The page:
The ulna is the medial bone of the forearm and the longer of the two parallel forearm bones. Like the radius, the ulna also has three main parts: a proximal end, shaft and a distal end. The proximal end articulates with the distal humerus and the head of the radius. The distal end, on the other hand, has a head which articulates with the distal radius. The interosseous membrane joins the shaft (body) of the ulna to the shaft of the radius.
The proximal ulna is a large hook-shaped structure which articulates with the distal humerus and the head of the radius. It bears the olecranon, trochlear notch, coronoid process, radial notch, sublime tubercle and ulnar tuberosity.
The olecranon is a prominent, proximal projection from the posterior aspect of the proximal ulna and serves as the point of insertion for the triceps brachii muscle. Its topmost portion bends anteriorly like a beak, which fits into the olecranon fossa of the distal humerus during extension, preventing hyperextension of the elbow joint. The anterior surface of the olecranon is concave and forms the c-shaped trochlear notch. This notch is covered with articular cartilage and articulates with the trochlea of the distal humerus in a manner similar to the jaws of a wrench, creating a hinge that permits flexion and extension movements at the elbow.
The lower lip of the trochlear notch projects anteriorly as the coronoid process, which is accommodated by the coronoid fossa on the anterior aspect of the distal humerus during flexion. The medial border of the coronoid process bears a small tubercle called the sublime tubercle on its proximal part, which is the site of attachment of the anterior band of the ulnar collateral ligament. Just distal to the coronoid process, the proximal ulna bears the ulnar tuberosity onto which the brachialis muscle inserts.
On the lateral aspect of the proximal ulna and just distal to the trochlear notch lies the shallow, rounded depression called the radial notch. The radial notch articulates with the circumference of the radial head and forms the proximal radioulnar joint.
To learn more about the anatomy of radius and ulna explore our articles, quizzes, video tutorials and labeled diagrams.
The shaft of the ulna is broader around the proximal portion and tapers distally toward the head of the ulna. Like the radius, the ulnar shaft is also triangular in cross-section for most of its length and has three borders (anterior, posterior and interosseous).
The anterior border is rounded and smooth. It begins just medial to the tuberosity of the ulna and descends along the anteromedial shaft. Distally, the anterior border crosses to the posterior aspect of the shaft, terminating close to the base of the styloid process. The posterior border runs from the posterior aspect of the olecranon to the styloid process, and can be palpated subcutaneously along the entire length of the forearm. Similar to the radial shaft, the laterally projecting interosseous border of the ulna is sharp and serves as a surface of attachment for the fibrous interosseous membrane, which connects the ulna to the radius.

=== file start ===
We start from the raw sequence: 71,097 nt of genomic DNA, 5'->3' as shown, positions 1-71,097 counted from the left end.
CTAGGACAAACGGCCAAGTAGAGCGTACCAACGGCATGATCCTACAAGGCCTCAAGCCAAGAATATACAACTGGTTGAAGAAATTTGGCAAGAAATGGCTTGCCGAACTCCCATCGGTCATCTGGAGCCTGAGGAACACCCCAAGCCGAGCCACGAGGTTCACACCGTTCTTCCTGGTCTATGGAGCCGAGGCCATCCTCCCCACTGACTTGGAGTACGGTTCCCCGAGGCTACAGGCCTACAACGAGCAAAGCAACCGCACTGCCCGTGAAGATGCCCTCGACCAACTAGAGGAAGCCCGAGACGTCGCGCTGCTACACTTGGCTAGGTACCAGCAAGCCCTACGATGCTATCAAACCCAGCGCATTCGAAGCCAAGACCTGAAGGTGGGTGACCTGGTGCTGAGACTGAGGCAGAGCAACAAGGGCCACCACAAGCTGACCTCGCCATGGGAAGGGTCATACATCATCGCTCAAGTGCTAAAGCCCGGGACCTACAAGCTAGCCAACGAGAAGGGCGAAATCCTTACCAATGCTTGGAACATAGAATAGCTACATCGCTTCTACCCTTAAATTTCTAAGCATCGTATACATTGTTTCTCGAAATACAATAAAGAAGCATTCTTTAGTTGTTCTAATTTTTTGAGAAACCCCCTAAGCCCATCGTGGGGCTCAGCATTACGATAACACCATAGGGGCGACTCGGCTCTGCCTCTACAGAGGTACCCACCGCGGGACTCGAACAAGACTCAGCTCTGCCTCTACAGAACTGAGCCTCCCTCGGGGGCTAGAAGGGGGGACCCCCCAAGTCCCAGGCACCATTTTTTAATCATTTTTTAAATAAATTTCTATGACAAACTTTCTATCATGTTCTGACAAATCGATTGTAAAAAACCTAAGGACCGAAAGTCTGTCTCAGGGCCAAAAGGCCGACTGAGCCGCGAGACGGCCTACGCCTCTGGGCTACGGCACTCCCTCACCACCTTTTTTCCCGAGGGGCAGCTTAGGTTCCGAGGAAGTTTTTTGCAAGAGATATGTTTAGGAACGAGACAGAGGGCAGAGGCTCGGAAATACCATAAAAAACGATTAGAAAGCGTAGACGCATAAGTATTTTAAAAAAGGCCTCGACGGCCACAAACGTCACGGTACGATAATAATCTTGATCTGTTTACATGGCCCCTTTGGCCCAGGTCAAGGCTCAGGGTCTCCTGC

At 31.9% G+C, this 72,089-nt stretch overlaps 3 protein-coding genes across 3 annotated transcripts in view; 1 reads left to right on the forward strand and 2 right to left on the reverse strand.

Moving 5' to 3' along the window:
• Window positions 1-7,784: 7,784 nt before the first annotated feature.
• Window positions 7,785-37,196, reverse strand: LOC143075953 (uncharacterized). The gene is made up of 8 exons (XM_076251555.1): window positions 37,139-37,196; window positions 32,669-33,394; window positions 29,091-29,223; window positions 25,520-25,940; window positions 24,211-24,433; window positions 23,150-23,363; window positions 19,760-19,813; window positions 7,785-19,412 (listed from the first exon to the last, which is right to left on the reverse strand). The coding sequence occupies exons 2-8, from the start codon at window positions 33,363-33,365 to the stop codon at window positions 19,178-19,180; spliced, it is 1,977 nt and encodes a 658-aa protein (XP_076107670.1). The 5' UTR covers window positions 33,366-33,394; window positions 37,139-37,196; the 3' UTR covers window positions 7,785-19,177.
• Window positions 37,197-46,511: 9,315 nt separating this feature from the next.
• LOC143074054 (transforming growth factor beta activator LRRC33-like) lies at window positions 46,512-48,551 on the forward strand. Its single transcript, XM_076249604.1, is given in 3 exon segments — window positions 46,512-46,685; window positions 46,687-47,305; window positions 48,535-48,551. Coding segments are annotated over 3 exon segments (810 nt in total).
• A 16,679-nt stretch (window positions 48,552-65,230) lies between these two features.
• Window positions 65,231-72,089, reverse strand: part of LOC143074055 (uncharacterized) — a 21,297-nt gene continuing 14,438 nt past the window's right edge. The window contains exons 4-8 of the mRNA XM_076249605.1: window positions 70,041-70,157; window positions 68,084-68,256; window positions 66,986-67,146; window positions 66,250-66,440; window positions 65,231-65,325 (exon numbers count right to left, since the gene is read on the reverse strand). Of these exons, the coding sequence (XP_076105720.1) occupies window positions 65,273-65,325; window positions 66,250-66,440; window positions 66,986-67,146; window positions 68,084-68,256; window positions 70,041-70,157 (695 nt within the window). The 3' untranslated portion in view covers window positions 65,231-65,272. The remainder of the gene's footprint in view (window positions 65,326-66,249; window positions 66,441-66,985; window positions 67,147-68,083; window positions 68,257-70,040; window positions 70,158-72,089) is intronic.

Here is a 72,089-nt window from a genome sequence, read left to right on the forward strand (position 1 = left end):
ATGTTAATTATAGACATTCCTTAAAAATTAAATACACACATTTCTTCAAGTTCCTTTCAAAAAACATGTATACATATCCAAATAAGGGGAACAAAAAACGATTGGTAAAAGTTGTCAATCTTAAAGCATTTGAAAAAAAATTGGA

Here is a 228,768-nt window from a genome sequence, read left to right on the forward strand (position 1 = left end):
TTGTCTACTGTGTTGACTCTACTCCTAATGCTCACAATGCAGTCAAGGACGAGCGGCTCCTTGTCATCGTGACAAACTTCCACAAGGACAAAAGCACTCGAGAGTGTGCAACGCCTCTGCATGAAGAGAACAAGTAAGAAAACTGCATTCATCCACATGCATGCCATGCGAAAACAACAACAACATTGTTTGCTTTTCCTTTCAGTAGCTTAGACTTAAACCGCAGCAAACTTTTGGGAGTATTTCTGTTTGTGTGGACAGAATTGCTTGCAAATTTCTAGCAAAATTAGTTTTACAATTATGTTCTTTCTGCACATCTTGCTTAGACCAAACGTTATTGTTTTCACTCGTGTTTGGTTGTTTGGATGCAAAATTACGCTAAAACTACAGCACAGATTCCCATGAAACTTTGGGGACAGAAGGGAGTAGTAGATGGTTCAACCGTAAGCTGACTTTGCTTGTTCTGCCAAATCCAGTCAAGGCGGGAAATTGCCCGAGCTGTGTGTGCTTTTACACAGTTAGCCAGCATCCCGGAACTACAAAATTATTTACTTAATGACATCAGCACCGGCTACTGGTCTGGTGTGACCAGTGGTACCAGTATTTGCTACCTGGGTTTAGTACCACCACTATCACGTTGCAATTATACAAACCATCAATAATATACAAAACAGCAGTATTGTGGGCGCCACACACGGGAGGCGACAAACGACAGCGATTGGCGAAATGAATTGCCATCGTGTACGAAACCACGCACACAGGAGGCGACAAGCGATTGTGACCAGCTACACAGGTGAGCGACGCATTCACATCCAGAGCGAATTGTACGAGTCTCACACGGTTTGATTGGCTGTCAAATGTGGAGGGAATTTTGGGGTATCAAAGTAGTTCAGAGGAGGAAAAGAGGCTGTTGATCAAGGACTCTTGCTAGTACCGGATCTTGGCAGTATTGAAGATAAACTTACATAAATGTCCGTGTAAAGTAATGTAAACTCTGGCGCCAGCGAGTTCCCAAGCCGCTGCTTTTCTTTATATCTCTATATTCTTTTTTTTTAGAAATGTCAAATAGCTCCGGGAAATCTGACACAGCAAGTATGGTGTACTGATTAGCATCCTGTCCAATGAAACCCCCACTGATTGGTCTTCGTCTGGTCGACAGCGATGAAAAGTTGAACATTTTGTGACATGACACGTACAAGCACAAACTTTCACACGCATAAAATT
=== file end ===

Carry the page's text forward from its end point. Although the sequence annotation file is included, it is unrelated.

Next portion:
The proximal portion of the interosseous border forms a prominent ridge called the supinator crest. This crest is continuous with the posterior border of the supinator fossa, a depression just distal to the radial notch. The supinator crest and fossa serve as the origin for the deep (ulnar) head of the supinator muscle.
The ulnar shaft bears three surfaces: an anterior, posterior and medial. The anterior surface lies between the interosseous and anterior borders and is largely smooth, apart from some roughening at its distal end that marks the attachment of the pronator quadratus muscle. The region of the ulnar shaft between the posterior and interosseous borders forms the posterior surface. This surface bears linear markings which depict the different areas of muscle attachment. The medial surface of the ulnar shaft is located between the anterior and posterior borders and is smooth and convex transversely.
The distal ulna consists of a small rounded head and an ulnar styloid process. The lateral convex articular surface of the head of the ulna articulates with the ulnar notch of the distal radius to form the distal radioulnar joint. The inferior surface of the head of the ulna articulates with an articular disc called the triangular fibrocartilage (TFC), which separates the head from the carpal bones. Consequently, the head of the ulna does not directly contribute to the formation of the wrist joint. The short, round ulnar styloid process projects distally from the posteromedial aspect of the distal ulna and is palpable at the dorsomedial aspect of the wrist.
Looking for a way to learn faster and have fun at the same time? Check out our radius and ulna quizzes and labeled diagram activities.
Fractures of radius and ulna
Fractures are the most common pathological condition that directly affects the radius or the ulna. Depending on the mechanism of injury, fractures may involve both bones or may be isolated. Due to the fact that the shafts of both bones are strongly connected by the fibrous interosseous membrane, a fracture of one bone often results in the dislocation of the nearest joint. Examples of these fractures include:
- Monteggia fracture refers to a fracture of the upper portion of the ulna along with the dislocation of the radial head (proximal radioulnar joint).
- Galeazzi’s fracture refers to a fracture of the distal third of the radial shaft along with the dislocation of the distal radioulnar joint.